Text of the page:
The program utilizes discussion-based participatory learning to engage the students beyond a standard classroom environment. Starting with small focus groups, in which students respond to pre-determined questions, the program then has students join a large discussion group to discuss more broadly answers to the prior questions, and finally, each student writes their reflection from the dialogue so they may process the experience more effectively. This participatory learning results in long-lasting education and emphasizes that everyone has a voice that deserves to be heard. This pedagogy equips students with the skills to socialize peace and to peacefully defend and present their beliefs. The final writing portion is crucial to the process of peace building because “reflection is a requirement for responsible action” according to Betty Reardon in Key Texts in Gender and Peace (Reardon, 2014, p. 22). In order to fully recognize the extent of what one is discussing and therefore what appropriate action would be for impactful change, one must actively reflect through journaling or discussion. Through reflection we can find our responsibility to “acknowledge the cost of our own complicity in the violence and injustice of the war system” and to those that we are interconnected with (Reardon, 2014, p. 99). Moreover, through participatory learning, students have the ability to build their confidence, reflect, and uncover their responsibilities as global citizens.

While collaboration and participation are effective pedagogies of peace building, a theory introduced in Peace Education addresses the necessity of peace through sustainability. While peace through sustainability refers to environmental sustainability, one can argue that the same strategies of creating long-lasting solutions can be applied. The sustainability of an initiative is a crucial aspect of the program to ensure that the educational investment today will last and impact the next generation. In response to the violence against Syrian refugees, the program focuses on sustaining the impact of their initiative by equipping students with long-lasting skills. Such skills include anger-management and self-control, which are developed in conflict resolution education, and they often result in a decrease in bullying and violence Once this skill set is attained, students can use the education they received throughout their life and pass on their knowledge to others. Another important part of achieving ongoing peace is through moral care and concern. Through working collaboratively with diverse groups consistently over a period of time, students are come to appreciate ethnic and cultural differences. This cultural appreciation is hard to obtain for students raised in a country filled with ethnic biases, but once one gains this appreciation, they will use their developed perspective consistently for the rest of their life. The impact that this program has on its students has become a long-term contribution to society thanks to students sharing their ideas from the program with their family and friends.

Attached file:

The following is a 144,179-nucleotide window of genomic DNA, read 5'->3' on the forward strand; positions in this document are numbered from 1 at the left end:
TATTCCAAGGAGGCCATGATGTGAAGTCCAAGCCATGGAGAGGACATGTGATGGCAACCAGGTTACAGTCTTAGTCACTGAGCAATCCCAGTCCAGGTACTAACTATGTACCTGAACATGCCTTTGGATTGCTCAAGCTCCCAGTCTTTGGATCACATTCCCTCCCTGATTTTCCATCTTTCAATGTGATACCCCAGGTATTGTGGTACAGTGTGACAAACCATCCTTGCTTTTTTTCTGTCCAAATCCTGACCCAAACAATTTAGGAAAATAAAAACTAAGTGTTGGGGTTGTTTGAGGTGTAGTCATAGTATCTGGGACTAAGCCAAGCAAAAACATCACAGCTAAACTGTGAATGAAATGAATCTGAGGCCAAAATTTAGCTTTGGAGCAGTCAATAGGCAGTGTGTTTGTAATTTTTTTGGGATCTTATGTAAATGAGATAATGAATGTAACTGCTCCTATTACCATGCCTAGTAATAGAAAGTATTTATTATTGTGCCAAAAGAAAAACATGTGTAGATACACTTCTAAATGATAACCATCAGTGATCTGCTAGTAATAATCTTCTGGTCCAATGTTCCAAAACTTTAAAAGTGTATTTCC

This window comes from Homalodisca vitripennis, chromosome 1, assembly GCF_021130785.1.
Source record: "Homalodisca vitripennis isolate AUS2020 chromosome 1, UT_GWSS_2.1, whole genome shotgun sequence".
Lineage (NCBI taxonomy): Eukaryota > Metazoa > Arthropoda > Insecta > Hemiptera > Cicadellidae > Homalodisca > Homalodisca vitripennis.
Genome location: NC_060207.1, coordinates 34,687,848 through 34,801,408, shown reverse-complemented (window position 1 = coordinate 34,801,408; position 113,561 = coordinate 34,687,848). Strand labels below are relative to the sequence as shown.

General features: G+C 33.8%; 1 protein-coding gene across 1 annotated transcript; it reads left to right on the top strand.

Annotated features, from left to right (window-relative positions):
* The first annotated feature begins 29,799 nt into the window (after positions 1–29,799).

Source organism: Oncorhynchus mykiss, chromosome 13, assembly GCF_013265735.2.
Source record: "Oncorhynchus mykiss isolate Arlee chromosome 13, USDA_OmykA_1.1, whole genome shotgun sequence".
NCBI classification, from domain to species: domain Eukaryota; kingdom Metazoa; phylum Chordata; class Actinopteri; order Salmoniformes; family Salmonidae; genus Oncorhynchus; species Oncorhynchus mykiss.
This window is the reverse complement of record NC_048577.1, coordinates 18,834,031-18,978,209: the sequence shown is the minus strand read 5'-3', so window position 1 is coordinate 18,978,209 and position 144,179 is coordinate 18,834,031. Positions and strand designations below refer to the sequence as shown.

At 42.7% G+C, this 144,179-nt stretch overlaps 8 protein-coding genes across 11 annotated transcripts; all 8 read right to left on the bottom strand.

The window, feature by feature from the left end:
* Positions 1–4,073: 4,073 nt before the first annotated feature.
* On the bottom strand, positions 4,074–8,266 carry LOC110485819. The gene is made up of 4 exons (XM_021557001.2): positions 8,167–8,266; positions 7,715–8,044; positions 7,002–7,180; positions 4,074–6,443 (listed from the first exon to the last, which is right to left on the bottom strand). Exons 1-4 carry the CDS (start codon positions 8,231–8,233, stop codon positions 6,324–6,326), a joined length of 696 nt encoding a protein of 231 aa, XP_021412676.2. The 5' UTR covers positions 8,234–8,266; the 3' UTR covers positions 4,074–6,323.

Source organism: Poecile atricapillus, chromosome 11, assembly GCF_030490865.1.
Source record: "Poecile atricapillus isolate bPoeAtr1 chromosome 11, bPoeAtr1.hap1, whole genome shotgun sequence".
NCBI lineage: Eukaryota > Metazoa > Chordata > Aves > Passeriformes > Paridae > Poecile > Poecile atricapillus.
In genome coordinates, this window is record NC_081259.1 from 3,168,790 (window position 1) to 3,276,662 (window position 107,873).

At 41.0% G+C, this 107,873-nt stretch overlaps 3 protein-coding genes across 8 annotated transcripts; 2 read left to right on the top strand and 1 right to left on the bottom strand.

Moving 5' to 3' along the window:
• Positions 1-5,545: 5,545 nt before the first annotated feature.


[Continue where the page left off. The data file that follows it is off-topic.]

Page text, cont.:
Observed / Recorded Impacts